UNITED STATES COURT OF APPEALS FOR THE SECOND CIRCUIT
decided: April 1, 1975.
HEATHER C. SMITH, ADMINISTRATRIX OF THE ESTATE OF DURWOOD P. SMITH, PLAINTIFF-APPELLEE,
VERMONT YOUNG WOMENS CHRISTIAN ASSOCIATION, INC. D/B/A CAMP HOCHELAGA, EDGAR A. WELCH AND BETTE ANN WELCH D/B/A UNITED RENT ALLS, AND CITIZENS UTILITIES COMPANY, DEFENDANTS-APPELLANTS
Appeal from decision of United States District Court for the District of Vermont before James S. Holden, Chief Judge, and a jury, awarding plaintiff $100,000 damages because of negligence of defendants. Affirmed.
Lumbard, Moore and Feinberg, Circuit Judges.
Author: Per Curiam
Defendants Citizens Utilities Company and Edgar A. and Bette Ann Welch, doing business as United Rent Alls, appeal from denial of motions for a new trial or judgment notwithstanding the verdict entered after a two-week jury trial in the United States District Court for the District of Vermont, James S. Holden, Chief Judge. This diversity action was brought after plaintiff's husband was electrocuted while holding an aluminum pole saw, 18 feet in length, which he had rented from United to trim trees at a "Y" camp. The saw apparently had come in contact with a Citizens Utilities power line. The jury awarded plaintiff $100,000 against appellants and the camp.*fn1 We affirm.
The issues here are simple. United and Citizens Utilities both claim that the deceased was contributorily negligent. United also claims that it was not negligent, but Citizens Utilities does not appeal the determination of its negligence.
Appellants have a heavy burden to overcome in the jury's findings. See 5A J. Moore, Federal Practice para. 50.07 (2d ed. 1948), 6A id. para. 59.08. Apparently the trial judge, long familiar with Vermont law,*fn2 did not believe that they had sustained that burden when he denied defendants' motions; neither do we. For example, on the question of the deceased's contributory negligence, on which defendants had the burden of proof,*fn3 there was an issue as to whether the deceased should have seen the wires; there was also evidence from which the jury could have found that the deceased reasonably believed that the wires were insulated or not energized.*fn4 This would, of course, negate contributory negligence. See, e.g., Stoffel v. New York, N.H. & H.R.R., 205 F.2d 411, 413 (2d Cir.), cert. denied, 346 U.S. 898, 98 L. Ed. 399, 74 S. Ct. 222 (1953). Similarly, since United customarily warned persons who rented aluminum ladders not to use them near power lines, the jury was free to find that it was negligence not to warn the deceased about the same danger inherent in aluminum pole saws. Cf. Harrington v. Sharff, supra.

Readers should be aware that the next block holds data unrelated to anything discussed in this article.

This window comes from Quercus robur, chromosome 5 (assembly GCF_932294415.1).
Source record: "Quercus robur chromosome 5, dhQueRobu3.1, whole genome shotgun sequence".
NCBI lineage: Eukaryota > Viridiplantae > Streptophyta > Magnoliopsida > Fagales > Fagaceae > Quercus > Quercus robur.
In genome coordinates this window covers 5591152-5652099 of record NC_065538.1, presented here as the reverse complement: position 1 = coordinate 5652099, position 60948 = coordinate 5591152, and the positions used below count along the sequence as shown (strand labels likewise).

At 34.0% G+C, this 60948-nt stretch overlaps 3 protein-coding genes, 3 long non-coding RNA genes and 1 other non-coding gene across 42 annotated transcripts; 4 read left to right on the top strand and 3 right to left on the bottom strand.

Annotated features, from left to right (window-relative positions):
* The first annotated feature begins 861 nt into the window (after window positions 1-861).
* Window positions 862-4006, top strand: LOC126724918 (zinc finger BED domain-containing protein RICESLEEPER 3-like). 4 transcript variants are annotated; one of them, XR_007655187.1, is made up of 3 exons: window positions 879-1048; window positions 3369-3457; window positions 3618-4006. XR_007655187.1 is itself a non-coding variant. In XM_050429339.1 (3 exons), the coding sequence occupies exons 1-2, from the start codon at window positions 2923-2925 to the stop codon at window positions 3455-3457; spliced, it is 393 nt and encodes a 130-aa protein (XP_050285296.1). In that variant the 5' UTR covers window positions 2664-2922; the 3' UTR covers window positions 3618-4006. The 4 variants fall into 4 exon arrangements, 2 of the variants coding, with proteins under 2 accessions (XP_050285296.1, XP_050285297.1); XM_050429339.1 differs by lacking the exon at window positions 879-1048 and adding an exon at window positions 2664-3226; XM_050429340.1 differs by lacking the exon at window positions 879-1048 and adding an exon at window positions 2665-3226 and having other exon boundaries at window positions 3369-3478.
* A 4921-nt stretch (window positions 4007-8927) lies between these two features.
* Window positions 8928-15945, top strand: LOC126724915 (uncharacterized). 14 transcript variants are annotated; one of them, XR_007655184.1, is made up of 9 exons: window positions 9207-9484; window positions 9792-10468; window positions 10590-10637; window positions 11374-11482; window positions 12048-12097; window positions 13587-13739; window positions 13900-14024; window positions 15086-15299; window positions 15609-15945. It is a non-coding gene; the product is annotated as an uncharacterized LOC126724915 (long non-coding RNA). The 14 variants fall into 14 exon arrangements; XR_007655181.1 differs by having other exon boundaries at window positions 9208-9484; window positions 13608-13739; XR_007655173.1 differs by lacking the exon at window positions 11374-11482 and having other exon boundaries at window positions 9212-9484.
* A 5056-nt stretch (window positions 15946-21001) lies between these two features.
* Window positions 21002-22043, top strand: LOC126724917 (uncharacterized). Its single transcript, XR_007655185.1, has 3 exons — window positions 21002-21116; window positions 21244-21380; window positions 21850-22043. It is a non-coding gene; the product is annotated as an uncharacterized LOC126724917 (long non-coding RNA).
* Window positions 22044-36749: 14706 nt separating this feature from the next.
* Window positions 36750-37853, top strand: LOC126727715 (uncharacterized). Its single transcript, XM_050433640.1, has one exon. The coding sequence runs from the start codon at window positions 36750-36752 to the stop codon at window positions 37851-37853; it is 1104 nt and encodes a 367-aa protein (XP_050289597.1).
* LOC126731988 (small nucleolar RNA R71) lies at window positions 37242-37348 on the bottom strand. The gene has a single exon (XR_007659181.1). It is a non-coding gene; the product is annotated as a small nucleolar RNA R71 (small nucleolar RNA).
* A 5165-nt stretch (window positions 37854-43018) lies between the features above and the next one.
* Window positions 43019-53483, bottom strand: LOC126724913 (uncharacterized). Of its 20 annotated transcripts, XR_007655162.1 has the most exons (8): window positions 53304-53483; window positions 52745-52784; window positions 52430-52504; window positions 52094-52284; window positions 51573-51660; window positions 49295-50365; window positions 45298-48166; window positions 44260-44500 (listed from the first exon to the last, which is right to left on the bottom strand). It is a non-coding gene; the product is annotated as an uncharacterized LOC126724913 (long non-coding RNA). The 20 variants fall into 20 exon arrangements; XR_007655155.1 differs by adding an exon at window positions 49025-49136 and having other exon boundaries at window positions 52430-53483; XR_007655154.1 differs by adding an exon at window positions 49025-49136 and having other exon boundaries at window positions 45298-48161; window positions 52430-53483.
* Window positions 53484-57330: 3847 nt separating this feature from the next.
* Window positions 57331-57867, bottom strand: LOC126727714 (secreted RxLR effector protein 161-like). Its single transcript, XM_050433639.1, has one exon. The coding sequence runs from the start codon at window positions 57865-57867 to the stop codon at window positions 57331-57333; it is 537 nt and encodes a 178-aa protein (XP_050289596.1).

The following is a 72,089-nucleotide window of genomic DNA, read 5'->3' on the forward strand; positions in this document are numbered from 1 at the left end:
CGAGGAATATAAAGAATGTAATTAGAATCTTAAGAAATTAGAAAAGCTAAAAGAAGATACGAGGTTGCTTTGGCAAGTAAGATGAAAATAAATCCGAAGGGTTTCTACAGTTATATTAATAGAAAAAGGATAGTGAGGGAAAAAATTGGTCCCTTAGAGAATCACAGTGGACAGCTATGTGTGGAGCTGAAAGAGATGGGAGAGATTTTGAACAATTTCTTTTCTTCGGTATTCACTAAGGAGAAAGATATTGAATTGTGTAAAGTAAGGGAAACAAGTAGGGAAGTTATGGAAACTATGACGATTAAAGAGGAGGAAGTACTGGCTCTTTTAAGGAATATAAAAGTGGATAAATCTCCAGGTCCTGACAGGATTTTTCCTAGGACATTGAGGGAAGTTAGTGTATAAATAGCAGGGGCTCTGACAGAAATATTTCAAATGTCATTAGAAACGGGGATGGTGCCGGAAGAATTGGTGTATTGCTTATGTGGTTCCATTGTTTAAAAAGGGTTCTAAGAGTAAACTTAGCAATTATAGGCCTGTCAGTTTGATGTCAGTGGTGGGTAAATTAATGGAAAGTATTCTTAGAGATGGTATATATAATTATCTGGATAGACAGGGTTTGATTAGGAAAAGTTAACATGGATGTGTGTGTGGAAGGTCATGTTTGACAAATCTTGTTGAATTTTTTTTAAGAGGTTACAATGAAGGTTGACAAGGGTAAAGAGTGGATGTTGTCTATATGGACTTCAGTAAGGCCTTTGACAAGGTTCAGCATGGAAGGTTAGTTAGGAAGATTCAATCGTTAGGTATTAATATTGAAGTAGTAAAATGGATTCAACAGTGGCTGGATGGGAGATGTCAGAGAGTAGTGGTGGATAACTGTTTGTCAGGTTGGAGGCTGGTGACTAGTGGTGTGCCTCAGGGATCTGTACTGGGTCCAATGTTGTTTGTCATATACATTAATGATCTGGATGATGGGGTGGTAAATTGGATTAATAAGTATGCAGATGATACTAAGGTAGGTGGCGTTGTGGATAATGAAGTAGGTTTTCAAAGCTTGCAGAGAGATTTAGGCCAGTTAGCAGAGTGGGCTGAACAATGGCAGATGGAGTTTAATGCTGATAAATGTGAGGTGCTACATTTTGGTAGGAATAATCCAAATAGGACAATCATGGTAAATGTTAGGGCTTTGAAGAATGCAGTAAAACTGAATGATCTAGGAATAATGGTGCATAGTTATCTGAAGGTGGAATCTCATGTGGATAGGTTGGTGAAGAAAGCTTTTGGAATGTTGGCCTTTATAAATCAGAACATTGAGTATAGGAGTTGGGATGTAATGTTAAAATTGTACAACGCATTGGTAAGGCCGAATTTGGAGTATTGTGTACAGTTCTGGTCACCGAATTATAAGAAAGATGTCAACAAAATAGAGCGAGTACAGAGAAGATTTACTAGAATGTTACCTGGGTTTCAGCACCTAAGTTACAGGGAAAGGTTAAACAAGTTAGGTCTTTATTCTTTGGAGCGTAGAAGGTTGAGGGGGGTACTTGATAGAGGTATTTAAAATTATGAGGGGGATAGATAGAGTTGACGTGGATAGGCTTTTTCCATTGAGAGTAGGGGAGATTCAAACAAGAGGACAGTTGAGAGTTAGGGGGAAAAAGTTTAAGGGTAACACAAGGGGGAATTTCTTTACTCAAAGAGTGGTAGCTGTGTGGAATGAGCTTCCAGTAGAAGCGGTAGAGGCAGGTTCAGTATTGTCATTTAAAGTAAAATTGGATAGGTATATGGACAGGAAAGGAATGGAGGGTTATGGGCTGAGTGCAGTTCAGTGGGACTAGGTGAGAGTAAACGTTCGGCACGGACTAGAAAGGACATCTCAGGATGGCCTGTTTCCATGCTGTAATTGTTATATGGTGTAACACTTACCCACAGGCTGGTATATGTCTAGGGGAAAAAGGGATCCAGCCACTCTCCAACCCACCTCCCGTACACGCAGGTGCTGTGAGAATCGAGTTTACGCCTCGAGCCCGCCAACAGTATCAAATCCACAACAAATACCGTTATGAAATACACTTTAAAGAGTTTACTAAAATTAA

Judge Lumbard concurs in the result.